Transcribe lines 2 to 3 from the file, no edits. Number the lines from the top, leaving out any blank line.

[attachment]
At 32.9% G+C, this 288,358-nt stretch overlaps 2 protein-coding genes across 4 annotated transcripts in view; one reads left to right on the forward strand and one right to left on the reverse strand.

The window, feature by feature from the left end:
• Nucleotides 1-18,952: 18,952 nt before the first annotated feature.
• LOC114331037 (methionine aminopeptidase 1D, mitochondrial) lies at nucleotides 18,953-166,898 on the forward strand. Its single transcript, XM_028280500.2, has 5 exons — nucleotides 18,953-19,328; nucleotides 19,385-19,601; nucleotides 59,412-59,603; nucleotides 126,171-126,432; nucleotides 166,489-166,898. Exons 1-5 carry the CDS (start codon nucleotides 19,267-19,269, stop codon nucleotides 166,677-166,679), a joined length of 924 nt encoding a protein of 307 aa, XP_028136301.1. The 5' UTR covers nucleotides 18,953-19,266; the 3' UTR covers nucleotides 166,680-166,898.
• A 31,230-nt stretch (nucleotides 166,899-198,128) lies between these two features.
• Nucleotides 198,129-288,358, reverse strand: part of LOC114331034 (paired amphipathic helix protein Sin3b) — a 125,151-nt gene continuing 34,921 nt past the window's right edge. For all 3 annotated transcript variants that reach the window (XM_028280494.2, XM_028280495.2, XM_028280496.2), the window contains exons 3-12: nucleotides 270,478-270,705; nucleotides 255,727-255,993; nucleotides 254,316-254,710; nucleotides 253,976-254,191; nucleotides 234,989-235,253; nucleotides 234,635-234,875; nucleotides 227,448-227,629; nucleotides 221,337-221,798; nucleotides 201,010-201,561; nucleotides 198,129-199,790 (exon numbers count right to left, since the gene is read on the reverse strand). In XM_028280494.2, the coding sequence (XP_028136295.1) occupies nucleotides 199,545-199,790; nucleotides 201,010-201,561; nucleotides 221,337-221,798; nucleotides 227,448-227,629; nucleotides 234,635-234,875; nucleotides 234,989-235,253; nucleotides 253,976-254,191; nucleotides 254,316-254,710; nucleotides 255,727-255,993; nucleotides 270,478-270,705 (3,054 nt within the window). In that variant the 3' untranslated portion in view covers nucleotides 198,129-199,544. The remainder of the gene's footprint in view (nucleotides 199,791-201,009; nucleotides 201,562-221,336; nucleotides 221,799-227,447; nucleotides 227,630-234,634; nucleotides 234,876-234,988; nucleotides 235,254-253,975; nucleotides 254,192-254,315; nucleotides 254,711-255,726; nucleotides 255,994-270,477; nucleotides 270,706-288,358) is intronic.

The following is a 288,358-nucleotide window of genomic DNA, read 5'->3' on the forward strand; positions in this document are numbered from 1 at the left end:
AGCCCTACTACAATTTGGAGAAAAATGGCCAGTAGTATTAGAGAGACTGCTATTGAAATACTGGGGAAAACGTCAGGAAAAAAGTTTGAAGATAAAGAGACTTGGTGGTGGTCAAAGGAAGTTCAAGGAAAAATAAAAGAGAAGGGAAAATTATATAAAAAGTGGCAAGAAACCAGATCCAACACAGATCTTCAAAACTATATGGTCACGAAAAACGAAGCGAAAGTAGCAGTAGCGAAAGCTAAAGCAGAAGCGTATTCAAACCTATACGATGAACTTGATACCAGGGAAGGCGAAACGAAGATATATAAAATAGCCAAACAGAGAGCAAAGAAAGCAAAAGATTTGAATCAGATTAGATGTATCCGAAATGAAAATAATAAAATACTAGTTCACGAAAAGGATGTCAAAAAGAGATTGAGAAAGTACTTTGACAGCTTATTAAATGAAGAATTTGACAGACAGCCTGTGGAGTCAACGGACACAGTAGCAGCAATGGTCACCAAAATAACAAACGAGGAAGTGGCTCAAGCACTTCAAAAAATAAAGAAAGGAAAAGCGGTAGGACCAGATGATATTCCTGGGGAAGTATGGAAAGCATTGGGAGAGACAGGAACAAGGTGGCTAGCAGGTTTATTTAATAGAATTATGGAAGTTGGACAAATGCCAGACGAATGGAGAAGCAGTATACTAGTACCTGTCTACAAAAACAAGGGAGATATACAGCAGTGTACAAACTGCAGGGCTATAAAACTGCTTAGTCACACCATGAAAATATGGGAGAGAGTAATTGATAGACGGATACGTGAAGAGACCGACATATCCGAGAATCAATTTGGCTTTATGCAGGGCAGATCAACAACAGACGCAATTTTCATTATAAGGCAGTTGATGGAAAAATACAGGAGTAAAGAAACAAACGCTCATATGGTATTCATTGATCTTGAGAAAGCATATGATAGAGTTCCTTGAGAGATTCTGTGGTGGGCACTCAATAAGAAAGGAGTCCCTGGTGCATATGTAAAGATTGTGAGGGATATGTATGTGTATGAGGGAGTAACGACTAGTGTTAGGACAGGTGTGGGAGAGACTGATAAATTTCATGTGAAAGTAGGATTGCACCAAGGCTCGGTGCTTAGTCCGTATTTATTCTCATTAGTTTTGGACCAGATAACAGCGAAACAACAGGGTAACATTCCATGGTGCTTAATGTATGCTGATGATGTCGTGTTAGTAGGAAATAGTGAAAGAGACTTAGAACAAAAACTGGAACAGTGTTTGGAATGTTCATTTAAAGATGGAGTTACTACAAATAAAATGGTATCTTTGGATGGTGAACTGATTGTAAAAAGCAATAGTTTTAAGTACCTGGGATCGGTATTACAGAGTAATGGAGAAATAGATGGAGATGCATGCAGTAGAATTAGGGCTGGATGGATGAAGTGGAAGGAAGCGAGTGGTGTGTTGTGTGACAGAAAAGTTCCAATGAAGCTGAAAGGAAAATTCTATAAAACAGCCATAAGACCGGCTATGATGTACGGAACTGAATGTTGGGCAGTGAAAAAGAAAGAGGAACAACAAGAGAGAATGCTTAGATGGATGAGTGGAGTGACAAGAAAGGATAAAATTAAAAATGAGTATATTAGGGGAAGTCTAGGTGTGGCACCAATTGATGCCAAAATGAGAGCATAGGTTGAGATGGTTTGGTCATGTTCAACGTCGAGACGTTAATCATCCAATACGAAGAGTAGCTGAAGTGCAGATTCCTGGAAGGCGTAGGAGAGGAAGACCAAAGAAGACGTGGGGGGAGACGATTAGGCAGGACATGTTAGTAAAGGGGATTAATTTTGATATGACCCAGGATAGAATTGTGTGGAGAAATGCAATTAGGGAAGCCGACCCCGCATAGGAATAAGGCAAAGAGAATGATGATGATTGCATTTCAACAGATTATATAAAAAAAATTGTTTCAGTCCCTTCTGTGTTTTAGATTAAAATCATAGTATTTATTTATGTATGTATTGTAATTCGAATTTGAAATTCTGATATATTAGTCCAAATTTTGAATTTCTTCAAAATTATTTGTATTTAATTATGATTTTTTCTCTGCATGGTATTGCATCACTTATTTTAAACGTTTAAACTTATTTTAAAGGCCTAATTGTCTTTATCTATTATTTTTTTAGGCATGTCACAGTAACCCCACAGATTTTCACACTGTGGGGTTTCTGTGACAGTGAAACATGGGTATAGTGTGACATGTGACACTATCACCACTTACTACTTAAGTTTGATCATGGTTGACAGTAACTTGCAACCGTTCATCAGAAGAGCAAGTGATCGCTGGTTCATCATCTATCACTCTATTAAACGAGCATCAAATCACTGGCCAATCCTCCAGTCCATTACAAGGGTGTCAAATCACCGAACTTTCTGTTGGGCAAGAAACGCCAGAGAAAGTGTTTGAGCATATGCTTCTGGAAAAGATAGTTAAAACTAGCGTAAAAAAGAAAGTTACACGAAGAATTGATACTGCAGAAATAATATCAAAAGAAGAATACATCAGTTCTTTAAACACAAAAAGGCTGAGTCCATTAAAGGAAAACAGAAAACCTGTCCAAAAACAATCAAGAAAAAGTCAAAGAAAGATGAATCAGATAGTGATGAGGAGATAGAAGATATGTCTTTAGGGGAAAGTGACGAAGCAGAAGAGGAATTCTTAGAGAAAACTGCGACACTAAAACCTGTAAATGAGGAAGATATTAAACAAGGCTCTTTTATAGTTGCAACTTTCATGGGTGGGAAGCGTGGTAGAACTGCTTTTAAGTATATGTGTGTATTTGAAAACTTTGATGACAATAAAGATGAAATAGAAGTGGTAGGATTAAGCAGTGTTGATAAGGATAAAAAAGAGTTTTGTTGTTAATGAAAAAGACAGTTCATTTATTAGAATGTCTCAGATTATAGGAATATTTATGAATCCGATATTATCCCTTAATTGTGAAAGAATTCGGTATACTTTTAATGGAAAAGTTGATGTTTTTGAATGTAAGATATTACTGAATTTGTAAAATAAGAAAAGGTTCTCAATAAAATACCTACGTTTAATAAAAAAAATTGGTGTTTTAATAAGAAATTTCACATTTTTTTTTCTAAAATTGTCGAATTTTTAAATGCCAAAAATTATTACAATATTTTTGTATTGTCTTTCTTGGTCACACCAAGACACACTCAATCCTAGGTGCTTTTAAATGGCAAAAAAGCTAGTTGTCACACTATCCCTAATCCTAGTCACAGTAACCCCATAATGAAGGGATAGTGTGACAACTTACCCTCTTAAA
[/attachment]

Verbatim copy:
The window, feature by feature from the left end:
• Nucleotides 1-18,952: 18,952 nt before the first annotated feature.